Social security is likely to be essential to your financial security in retirement. How critical? Well, consider that it provides about 30% or more of the retirement income of older Americans, with 37% of men, and 42% of women receiving 50% or more of their income.
So the more you can get from the program, the better – and recently the maximum monthly benefit was $ 3,895 – or about $ 46,740 per year. This might sound pretty good, but read on – because chances are you aren’t collecting as much.
Social security benefits
Let’s start with a small point of view. Recently, the average monthly Social Security benefit was $ 1,559, or about $ 18,700 per year. Obviously, it will be difficult for anyone to live well with this – indeed, it is not this far from the poverty line, which was $ 12,880 for an individual in 2021.
That’s the average, however – and if you’ve earned more than average in your working life, your benefits will also be above average. But they will never exceed $ 3,895 per month (as of 2021). (By the way, take a moment to understand that since $ 1,559 is the average, several million dollars raise less, often a lot less.)
To get an idea of the amount of Social Security income you come to you, go to the website of the Social Security Administration (SSA) and create a “my social security” account. Once you’ve done that, you can access anytime to see the latest estimates of your future benefits, based on the latest income information available to SSA. (You may also spot a mistake or two – if so, correcting them can increase your future income.)
Maximum benefit eligibility
So who gets the most benefits and how are they entitled to them? Well, you should have earned the maximum allowable salary during your working life and you should have delayed the start of collecting your benefits until you are 70 years old.
Maximum earnings do not mean Bill Gates or Warren Buffett type income. For each year, there is an income ceiling beyond which we are not taxed on our income for social security. For 2021, this limit is $ 142,800. You must therefore have maximized your income for all your years of income that are included in the calculation.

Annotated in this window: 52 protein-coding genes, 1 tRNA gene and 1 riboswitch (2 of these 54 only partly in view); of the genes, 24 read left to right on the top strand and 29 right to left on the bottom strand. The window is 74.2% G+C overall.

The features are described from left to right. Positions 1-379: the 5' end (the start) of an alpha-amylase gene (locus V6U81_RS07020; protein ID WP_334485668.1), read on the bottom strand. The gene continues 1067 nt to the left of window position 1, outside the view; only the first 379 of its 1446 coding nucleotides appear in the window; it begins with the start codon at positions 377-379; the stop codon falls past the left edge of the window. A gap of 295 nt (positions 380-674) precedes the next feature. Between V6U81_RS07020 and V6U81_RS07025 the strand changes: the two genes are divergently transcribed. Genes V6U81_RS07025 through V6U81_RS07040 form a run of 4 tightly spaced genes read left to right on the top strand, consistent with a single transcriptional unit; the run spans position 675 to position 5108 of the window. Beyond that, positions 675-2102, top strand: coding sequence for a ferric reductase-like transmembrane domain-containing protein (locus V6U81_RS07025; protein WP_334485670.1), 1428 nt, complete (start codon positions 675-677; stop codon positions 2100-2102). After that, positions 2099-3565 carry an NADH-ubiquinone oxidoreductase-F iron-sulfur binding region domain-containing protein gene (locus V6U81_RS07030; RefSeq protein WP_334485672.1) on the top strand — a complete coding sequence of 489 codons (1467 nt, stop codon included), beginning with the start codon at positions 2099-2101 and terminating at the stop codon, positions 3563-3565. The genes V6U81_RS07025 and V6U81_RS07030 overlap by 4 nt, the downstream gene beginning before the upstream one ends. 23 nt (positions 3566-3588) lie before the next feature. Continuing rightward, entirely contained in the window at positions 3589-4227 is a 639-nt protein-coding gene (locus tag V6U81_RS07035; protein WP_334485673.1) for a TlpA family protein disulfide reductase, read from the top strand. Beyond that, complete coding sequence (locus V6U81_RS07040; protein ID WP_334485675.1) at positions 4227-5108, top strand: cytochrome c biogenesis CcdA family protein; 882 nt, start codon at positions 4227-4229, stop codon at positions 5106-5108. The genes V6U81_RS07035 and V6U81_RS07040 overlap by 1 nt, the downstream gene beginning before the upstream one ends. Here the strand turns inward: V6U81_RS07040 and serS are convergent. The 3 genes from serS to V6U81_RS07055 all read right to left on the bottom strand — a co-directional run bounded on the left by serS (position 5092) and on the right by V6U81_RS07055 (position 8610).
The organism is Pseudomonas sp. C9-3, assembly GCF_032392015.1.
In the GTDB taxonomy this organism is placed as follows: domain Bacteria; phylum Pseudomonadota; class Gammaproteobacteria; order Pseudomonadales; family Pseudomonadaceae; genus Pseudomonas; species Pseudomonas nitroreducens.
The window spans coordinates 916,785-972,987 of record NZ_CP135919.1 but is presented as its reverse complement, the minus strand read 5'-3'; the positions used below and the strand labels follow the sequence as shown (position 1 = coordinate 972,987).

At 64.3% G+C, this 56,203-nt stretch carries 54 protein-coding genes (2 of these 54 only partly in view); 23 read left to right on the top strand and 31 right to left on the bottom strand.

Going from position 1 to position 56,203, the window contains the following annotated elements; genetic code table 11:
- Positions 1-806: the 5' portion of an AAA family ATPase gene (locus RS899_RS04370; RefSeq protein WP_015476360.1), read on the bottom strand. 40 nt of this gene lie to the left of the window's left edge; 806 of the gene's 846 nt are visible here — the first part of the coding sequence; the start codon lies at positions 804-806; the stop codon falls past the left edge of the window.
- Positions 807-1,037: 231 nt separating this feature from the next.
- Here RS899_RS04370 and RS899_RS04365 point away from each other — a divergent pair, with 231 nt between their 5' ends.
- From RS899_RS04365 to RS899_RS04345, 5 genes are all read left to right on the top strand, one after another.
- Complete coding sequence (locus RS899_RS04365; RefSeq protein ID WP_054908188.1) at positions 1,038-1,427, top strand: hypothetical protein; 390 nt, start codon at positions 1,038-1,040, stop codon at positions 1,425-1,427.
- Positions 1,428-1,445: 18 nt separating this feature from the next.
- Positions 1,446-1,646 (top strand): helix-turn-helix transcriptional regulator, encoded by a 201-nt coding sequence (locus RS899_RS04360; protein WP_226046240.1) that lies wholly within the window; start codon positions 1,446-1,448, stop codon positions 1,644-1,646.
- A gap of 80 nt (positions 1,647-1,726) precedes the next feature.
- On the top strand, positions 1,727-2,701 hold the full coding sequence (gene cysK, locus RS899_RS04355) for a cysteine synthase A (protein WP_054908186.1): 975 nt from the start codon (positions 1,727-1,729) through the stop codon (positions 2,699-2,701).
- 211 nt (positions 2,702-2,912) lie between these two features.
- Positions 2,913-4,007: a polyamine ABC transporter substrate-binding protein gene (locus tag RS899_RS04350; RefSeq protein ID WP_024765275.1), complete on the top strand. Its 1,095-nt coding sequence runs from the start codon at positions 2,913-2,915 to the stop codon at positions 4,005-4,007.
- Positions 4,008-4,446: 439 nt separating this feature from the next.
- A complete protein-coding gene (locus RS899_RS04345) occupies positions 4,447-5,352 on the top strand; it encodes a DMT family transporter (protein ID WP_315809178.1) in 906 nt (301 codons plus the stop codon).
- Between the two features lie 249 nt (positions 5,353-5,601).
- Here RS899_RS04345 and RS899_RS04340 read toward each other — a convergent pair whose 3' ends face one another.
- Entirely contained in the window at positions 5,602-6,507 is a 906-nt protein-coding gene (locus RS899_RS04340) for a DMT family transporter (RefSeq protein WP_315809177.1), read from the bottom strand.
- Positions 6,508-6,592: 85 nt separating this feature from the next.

Here’s why age 70 matters: Each of us has a ‘full retirement age’ at which we can begin to receive all the benefits to which we are entitled, depending on our income – and for the most part. ‘between us, it’s 66 or 67 years old. But you can start collecting contributions as early as 62 and up to 70, with your benefit checks decreasing if you start early and increasing if you delay. (Of course, starting early means you’ll get a lot more checks, so that’s not as bad as it sounds.)
For this maximum benefit, you will have to delay the start of collection until the age of 70, which is difficult for many retirees who need this income earlier. Here’s a look at the benefits a top salary would receive, according to the SSA:
The maximum benefit depends on the age at which you retire. For example, if you retire at full retirement age in 2021, your maximum benefit would be $ 3,148. However, if you retire at age 62 in 2021, your maximum benefit would be $ 2,324. If you retire at age 70 in 2021, your maximum benefit would be $ 3,895.
Increase your Social Security benefits
If you begin to realize that the $ 3,895 is probably beyond your reach, know that there are still ways to increase the Social Security benefits you will get. For example, make sure you are working for at least 35 years, as benefits are calculated based on the 35 years you earned the most (adjusted for inflation). So if you are planning to retire after only working 30 years, be aware that the formula will incorporate five zeros for five years. Working a few more years can increase your profits – above all if (on an inflation-adjusted basis) you earn more than ever.
Growing your income for a few years can also work, and you could achieve this by taking a side job, like walking dogs, teaching music or a language, making and selling things online, or doing writing, writing, writing. publishing, photography, or web design, among many other options.
So don’t worry if you won’t get the maximum payout (although some of you will!). Instead, do what you can to just maximize the payout you ultimately receive. Spending some time reading about Social Security can pay off if it helps you get the most out of the Vital Program.